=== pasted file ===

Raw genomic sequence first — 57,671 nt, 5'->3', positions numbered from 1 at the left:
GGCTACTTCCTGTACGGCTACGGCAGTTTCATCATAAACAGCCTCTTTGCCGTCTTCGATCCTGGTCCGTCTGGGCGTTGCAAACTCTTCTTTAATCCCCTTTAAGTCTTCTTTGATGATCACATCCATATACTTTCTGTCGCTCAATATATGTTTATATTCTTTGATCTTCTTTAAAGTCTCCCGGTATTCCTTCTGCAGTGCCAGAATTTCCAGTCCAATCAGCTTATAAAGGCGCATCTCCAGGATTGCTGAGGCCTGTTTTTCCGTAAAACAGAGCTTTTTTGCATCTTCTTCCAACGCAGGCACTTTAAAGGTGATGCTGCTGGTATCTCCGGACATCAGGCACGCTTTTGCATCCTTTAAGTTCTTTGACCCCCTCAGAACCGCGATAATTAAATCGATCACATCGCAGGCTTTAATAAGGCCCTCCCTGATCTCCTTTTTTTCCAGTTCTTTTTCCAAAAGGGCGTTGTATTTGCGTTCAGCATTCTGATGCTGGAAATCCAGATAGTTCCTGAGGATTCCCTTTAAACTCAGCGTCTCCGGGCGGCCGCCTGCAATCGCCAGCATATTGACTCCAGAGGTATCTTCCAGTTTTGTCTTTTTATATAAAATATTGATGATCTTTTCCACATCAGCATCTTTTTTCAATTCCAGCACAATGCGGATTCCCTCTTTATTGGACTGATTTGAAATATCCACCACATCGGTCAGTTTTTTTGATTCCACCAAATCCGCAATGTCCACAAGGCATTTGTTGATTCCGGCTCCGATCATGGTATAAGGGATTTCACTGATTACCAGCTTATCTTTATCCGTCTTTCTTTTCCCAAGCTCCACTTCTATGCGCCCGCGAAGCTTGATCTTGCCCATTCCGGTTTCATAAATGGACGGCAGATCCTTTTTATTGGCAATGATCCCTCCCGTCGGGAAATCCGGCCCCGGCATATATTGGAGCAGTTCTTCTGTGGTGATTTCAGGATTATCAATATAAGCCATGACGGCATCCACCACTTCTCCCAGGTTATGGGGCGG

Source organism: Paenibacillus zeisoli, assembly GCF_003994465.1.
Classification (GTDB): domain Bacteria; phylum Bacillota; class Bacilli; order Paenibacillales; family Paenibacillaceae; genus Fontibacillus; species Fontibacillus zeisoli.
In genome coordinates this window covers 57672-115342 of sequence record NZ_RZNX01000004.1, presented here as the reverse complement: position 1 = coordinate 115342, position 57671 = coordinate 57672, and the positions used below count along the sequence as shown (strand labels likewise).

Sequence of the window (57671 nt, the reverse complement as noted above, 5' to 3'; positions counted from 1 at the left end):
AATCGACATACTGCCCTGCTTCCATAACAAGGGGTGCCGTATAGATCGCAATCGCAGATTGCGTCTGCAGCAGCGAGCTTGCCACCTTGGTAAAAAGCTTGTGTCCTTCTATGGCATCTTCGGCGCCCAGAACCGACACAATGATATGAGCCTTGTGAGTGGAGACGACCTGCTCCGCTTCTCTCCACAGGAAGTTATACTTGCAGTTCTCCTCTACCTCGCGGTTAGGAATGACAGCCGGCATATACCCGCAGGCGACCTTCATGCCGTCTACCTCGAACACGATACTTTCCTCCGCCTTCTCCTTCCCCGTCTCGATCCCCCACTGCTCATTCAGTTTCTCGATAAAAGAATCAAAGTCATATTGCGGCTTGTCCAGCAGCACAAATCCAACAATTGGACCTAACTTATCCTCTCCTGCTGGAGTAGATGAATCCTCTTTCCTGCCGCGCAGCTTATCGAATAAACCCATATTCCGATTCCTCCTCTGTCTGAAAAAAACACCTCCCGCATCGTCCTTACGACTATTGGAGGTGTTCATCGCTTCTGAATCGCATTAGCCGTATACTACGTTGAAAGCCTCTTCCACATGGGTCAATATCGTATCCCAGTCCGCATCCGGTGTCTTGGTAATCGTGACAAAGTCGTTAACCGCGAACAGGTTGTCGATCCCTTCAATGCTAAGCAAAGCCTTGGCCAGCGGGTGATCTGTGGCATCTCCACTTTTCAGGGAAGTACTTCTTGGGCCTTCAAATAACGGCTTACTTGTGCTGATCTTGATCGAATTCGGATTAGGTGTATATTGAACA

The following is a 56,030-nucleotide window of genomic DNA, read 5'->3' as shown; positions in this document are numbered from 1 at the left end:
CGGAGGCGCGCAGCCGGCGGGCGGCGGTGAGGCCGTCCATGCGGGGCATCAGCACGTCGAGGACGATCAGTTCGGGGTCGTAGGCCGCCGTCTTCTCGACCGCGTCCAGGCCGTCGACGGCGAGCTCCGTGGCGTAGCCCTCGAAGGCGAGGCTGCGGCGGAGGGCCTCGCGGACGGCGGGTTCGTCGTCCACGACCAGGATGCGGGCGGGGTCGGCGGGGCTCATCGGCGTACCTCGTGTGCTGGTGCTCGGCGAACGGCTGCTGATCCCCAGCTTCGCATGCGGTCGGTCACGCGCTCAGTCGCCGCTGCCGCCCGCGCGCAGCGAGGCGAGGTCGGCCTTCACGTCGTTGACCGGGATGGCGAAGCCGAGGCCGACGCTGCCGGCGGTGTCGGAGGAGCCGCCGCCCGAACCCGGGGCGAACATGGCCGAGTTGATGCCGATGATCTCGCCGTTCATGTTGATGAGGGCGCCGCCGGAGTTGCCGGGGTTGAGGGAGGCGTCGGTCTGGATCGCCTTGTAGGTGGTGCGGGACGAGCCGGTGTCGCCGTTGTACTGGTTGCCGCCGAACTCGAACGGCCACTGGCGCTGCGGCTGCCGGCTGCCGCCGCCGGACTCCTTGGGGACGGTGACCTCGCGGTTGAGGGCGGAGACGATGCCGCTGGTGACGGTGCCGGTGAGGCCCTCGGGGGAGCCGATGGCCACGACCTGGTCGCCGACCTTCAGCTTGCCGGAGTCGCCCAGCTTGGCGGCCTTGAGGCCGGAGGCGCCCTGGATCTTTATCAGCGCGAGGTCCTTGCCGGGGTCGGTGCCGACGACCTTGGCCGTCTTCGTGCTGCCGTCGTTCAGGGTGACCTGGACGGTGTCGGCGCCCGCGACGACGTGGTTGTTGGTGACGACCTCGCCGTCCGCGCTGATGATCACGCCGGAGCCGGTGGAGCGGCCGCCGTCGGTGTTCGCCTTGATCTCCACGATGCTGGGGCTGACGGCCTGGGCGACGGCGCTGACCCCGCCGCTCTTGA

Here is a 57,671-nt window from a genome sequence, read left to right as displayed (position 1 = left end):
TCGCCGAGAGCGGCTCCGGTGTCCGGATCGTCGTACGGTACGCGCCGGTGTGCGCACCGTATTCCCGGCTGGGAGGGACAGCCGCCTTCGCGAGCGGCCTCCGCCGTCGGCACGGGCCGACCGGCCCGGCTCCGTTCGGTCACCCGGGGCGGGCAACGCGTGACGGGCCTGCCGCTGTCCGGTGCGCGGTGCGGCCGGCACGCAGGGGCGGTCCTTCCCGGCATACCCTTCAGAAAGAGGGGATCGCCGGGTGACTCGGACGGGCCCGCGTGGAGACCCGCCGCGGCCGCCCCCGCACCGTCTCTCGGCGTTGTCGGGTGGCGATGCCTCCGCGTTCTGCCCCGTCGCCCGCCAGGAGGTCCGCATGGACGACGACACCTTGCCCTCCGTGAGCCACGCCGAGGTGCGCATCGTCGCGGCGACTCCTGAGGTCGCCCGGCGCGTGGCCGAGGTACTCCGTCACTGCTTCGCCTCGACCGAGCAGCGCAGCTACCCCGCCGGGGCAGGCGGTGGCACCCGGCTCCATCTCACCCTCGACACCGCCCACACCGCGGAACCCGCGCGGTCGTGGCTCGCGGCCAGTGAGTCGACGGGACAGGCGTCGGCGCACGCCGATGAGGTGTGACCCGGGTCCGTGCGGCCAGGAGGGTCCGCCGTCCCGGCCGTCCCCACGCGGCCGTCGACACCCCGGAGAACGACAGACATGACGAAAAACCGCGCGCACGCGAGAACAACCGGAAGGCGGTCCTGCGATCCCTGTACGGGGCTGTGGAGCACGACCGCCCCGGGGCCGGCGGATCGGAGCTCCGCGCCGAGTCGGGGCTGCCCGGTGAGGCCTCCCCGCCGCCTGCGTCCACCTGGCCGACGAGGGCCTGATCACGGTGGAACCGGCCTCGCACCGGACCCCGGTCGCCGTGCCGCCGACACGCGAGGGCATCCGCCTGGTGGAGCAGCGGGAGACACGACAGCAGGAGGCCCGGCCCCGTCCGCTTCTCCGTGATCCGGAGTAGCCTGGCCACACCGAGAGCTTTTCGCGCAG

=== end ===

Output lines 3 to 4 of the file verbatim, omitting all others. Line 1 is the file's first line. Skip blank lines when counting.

Source organism: Paenibacillus zeisoli, assembly GCF_003994465.1.
Classification (GTDB): domain Bacteria; phylum Bacillota; class Bacilli; order Paenibacillales; family Paenibacillaceae; genus Fontibacillus; species Fontibacillus zeisoli.